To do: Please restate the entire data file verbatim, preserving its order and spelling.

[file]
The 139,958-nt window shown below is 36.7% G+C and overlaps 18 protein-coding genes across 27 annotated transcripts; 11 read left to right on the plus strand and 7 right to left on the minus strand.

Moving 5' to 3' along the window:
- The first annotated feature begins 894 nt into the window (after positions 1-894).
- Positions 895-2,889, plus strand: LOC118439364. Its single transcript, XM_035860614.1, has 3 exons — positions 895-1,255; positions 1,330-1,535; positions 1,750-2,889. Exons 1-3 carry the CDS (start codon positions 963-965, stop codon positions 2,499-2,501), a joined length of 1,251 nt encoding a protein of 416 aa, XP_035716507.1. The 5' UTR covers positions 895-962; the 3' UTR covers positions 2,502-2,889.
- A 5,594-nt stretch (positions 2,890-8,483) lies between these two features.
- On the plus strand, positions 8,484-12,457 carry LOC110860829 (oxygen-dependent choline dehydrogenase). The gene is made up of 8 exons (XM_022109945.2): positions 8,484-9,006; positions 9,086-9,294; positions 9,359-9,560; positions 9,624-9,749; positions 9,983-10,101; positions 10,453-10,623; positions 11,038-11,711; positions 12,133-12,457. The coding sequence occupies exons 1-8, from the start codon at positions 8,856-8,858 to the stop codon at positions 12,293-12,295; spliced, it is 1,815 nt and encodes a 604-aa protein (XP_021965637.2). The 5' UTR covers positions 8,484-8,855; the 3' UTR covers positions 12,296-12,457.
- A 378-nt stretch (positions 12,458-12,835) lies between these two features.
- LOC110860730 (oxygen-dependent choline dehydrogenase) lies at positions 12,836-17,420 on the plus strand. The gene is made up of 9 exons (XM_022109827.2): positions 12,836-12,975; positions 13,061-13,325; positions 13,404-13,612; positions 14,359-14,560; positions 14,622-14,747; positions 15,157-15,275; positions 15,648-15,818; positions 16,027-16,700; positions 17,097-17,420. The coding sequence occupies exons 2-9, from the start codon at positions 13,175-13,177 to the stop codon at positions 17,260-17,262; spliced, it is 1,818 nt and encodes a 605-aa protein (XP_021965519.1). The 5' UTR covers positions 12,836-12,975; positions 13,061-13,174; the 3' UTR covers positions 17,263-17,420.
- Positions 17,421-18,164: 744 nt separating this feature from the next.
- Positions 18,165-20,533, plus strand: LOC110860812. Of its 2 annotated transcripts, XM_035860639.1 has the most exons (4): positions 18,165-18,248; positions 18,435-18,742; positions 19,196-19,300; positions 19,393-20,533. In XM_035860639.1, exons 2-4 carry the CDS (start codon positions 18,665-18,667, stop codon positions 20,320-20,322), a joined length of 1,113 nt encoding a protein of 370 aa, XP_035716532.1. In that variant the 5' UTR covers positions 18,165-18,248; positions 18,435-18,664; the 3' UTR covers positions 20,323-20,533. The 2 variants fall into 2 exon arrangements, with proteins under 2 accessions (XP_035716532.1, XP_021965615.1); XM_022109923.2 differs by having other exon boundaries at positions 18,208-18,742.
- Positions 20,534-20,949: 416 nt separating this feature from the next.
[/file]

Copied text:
The 139,958-nt window shown below is 36.7% G+C and overlaps 18 protein-coding genes across 27 annotated transcripts; 11 read left to right on the plus strand and 7 right to left on the minus strand.

Moving 5' to 3' along the window:
- The first annotated feature begins 894 nt into the window (after positions 1-894).
- Positions 895-2,889, plus strand: LOC118439364. Its single transcript, XM_035860614.1, has 3 exons — positions 895-1,255; positions 1,330-1,535; positions 1,750-2,889. Exons 1-3 carry the CDS (start codon positions 963-965, stop codon positions 2,499-2,501), a joined length of 1,251 nt encoding a protein of 416 aa, XP_035716507.1. The 5' UTR covers positions 895-962; the 3' UTR covers positions 2,502-2,889.
- A 5,594-nt stretch (positions 2,890-8,483) lies between these two features.
- On the plus strand, positions 8,484-12,457 carry LOC110860829 (oxygen-dependent choline dehydrogenase). The gene is made up of 8 exons (XM_022109945.2): positions 8,484-9,006; positions 9,086-9,294; positions 9,359-9,560; positions 9,624-9,749; positions 9,983-10,101; positions 10,453-10,623; positions 11,038-11,711; positions 12,133-12,457. The coding sequence occupies exons 1-8, from the start codon at positions 8,856-8,858 to the stop codon at positions 12,293-12,295; spliced, it is 1,815 nt and encodes a 604-aa protein (XP_021965637.2). The 5' UTR covers positions 8,484-8,855; the 3' UTR covers positions 12,296-12,457.
- A 378-nt stretch (positions 12,458-12,835) lies between these two features.
- LOC110860730 (oxygen-dependent choline dehydrogenase) lies at positions 12,836-17,420 on the plus strand. The gene is made up of 9 exons (XM_022109827.2): positions 12,836-12,975; positions 13,061-13,325; positions 13,404-13,612; positions 14,359-14,560; positions 14,622-14,747; positions 15,157-15,275; positions 15,648-15,818; positions 16,027-16,700; positions 17,097-17,420. The coding sequence occupies exons 2-9, from the start codon at positions 13,175-13,177 to the stop codon at positions 17,260-17,262; spliced, it is 1,818 nt and encodes a 605-aa protein (XP_021965519.1). The 5' UTR covers positions 12,836-12,975; positions 13,061-13,174; the 3' UTR covers positions 17,263-17,420.
- Positions 17,421-18,164: 744 nt separating this feature from the next.
- Positions 18,165-20,533, plus strand: LOC110860812. Of its 2 annotated transcripts, XM_035860639.1 has the most exons (4): positions 18,165-18,248; positions 18,435-18,742; positions 19,196-19,300; positions 19,393-20,533. In XM_035860639.1, exons 2-4 carry the CDS (start codon positions 18,665-18,667, stop codon positions 20,320-20,322), a joined length of 1,113 nt encoding a protein of 370 aa, XP_035716532.1. In that variant the 5' UTR covers positions 18,165-18,248; positions 18,435-18,664; the 3' UTR covers positions 20,323-20,533. The 2 variants fall into 2 exon arrangements, with proteins under 2 accessions (XP_035716532.1, XP_021965615.1); XM_022109923.2 differs by having other exon boundaries at positions 18,208-18,742.
- Positions 20,534-20,949: 416 nt separating this feature from the next.